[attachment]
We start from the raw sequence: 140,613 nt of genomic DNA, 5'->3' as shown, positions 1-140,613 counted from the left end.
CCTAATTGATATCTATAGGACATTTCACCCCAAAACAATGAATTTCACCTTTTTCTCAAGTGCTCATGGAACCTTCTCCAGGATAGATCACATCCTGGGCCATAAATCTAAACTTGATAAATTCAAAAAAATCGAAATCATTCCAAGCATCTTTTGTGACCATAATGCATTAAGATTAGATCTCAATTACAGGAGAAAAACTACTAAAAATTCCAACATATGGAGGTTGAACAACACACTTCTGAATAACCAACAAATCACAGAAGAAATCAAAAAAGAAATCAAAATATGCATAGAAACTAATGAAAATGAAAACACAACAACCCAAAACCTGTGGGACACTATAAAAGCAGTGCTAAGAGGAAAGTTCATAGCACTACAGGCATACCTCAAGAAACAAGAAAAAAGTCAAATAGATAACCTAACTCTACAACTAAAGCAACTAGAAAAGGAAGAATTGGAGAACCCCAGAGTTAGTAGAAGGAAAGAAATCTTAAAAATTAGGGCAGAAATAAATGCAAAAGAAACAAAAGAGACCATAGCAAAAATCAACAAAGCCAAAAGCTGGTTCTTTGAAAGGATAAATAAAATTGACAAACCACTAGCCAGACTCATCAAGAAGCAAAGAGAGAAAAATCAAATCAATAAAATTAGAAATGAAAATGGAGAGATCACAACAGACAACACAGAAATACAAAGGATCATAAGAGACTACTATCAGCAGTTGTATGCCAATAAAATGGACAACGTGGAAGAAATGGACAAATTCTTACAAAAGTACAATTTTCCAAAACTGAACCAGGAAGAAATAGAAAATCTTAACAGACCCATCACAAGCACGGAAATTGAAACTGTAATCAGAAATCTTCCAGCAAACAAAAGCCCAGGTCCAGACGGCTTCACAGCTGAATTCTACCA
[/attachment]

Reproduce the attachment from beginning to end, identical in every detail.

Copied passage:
We start from the raw sequence: 140,613 nt of genomic DNA, 5'->3' as shown, positions 1-140,613 counted from the left end.
CCTAATTGATATCTATAGGACATTTCACCCCAAAACAATGAATTTCACCTTTTTCTCAAGTGCTCATGGAACCTTCTCCAGGATAGATCACATCCTGGGCCATAAATCTAAACTTGATAAATTCAAAAAAATCGAAATCATTCCAAGCATCTTTTGTGACCATAATGCATTAAGATTAGATCTCAATTACAGGAGAAAAACTACTAAAAATTCCAACATATGGAGGTTGAACAACACACTTCTGAATAACCAACAAATCACAGAAGAAATCAAAAAAGAAATCAAAATATGCATAGAAACTAATGAAAATGAAAACACAACAACCCAAAACCTGTGGGACACTATAAAAGCAGTGCTAAGAGGAAAGTTCATAGCACTACAGGCATACCTCAAGAAACAAGAAAAAAGTCAAATAGATAACCTAACTCTACAACTAAAGCAACTAGAAAAGGAAGAATTGGAGAACCCCAGAGTTAGTAGAAGGAAAGAAATCTTAAAAATTAGGGCAGAAATAAATGCAAAAGAAACAAAAGAGACCATAGCAAAAATCAACAAAGCCAAAAGCTGGTTCTTTGAAAGGATAAATAAAATTGACAAACCACTAGCCAGACTCATCAAGAAGCAAAGAGAGAAAAATCAAATCAATAAAATTAGAAATGAAAATGGAGAGATCACAACAGACAACACAGAAATACAAAGGATCATAAGAGACTACTATCAGCAGTTGTATGCCAATAAAATGGACAACGTGGAAGAAATGGACAAATTCTTACAAAAGTACAATTTTCCAAAACTGAACCAGGAAGAAATAGAAAATCTTAACAGACCCATCACAAGCACGGAAATTGAAACTGTAATCAGAAATCTTCCAGCAAACAAAAGCCCAGGTCCAGACGGCTTCACAGCTGAATTCTACCA